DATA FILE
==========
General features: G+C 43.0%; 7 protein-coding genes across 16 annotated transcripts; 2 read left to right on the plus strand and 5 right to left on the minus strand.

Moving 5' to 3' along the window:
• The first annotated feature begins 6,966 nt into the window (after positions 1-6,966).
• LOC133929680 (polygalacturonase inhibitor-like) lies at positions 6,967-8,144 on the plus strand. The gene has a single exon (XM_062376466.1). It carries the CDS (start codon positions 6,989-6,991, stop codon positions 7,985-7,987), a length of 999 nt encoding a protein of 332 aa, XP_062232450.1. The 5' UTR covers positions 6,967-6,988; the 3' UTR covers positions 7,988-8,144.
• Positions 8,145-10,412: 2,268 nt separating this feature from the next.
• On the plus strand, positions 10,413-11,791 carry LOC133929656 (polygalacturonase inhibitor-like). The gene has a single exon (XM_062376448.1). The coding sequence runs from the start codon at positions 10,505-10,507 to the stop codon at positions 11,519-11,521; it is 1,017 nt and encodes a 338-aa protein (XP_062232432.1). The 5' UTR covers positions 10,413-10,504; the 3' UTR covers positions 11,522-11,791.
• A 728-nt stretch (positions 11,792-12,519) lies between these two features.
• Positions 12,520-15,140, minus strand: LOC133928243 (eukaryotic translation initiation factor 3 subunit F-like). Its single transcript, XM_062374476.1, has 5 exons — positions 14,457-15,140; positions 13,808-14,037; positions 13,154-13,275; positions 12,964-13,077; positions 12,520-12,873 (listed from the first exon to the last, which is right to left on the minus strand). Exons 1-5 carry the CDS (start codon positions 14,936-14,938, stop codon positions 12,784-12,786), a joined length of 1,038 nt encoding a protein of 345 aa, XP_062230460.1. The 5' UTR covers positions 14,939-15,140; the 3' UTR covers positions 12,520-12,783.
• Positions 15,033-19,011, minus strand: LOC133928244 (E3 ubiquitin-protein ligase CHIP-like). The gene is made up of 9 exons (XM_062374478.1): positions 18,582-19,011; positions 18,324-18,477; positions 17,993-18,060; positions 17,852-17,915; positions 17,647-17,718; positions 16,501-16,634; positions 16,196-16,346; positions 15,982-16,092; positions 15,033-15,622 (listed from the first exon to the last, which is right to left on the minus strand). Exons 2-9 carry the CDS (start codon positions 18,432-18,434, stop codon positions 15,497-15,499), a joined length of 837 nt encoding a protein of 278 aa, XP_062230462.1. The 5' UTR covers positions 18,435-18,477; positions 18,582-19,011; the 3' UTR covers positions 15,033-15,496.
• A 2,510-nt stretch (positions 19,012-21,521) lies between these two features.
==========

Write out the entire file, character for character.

General features: G+C 43.0%; 7 protein-coding genes across 16 annotated transcripts; 2 read left to right on the plus strand and 5 right to left on the minus strand.

Moving 5' to 3' along the window:
• The first annotated feature begins 6,966 nt into the window (after positions 1-6,966).
• LOC133929680 (polygalacturonase inhibitor-like) lies at positions 6,967-8,144 on the plus strand. The gene has a single exon (XM_062376466.1). It carries the CDS (start codon positions 6,989-6,991, stop codon positions 7,985-7,987), a length of 999 nt encoding a protein of 332 aa, XP_062232450.1. The 5' UTR covers positions 6,967-6,988; the 3' UTR covers positions 7,988-8,144.
• Positions 8,145-10,412: 2,268 nt separating this feature from the next.
• On the plus strand, positions 10,413-11,791 carry LOC133929656 (polygalacturonase inhibitor-like). The gene has a single exon (XM_062376448.1). The coding sequence runs from the start codon at positions 10,505-10,507 to the stop codon at positions 11,519-11,521; it is 1,017 nt and encodes a 338-aa protein (XP_062232432.1). The 5' UTR covers positions 10,413-10,504; the 3' UTR covers positions 11,522-11,791.
• A 728-nt stretch (positions 11,792-12,519) lies between these two features.
• Positions 12,520-15,140, minus strand: LOC133928243 (eukaryotic translation initiation factor 3 subunit F-like). Its single transcript, XM_062374476.1, has 5 exons — positions 14,457-15,140; positions 13,808-14,037; positions 13,154-13,275; positions 12,964-13,077; positions 12,520-12,873 (listed from the first exon to the last, which is right to left on the minus strand). Exons 1-5 carry the CDS (start codon positions 14,936-14,938, stop codon positions 12,784-12,786), a joined length of 1,038 nt encoding a protein of 345 aa, XP_062230460.1. The 5' UTR covers positions 14,939-15,140; the 3' UTR covers positions 12,520-12,783.
• Positions 15,033-19,011, minus strand: LOC133928244 (E3 ubiquitin-protein ligase CHIP-like). The gene is made up of 9 exons (XM_062374478.1): positions 18,582-19,011; positions 18,324-18,477; positions 17,993-18,060; positions 17,852-17,915; positions 17,647-17,718; positions 16,501-16,634; positions 16,196-16,346; positions 15,982-16,092; positions 15,033-15,622 (listed from the first exon to the last, which is right to left on the minus strand). Exons 2-9 carry the CDS (start codon positions 18,432-18,434, stop codon positions 15,497-15,499), a joined length of 837 nt encoding a protein of 278 aa, XP_062230462.1. The 5' UTR covers positions 18,435-18,477; positions 18,582-19,011; the 3' UTR covers positions 15,033-15,496.
• A 2,510-nt stretch (positions 19,012-21,521) lies between these two features.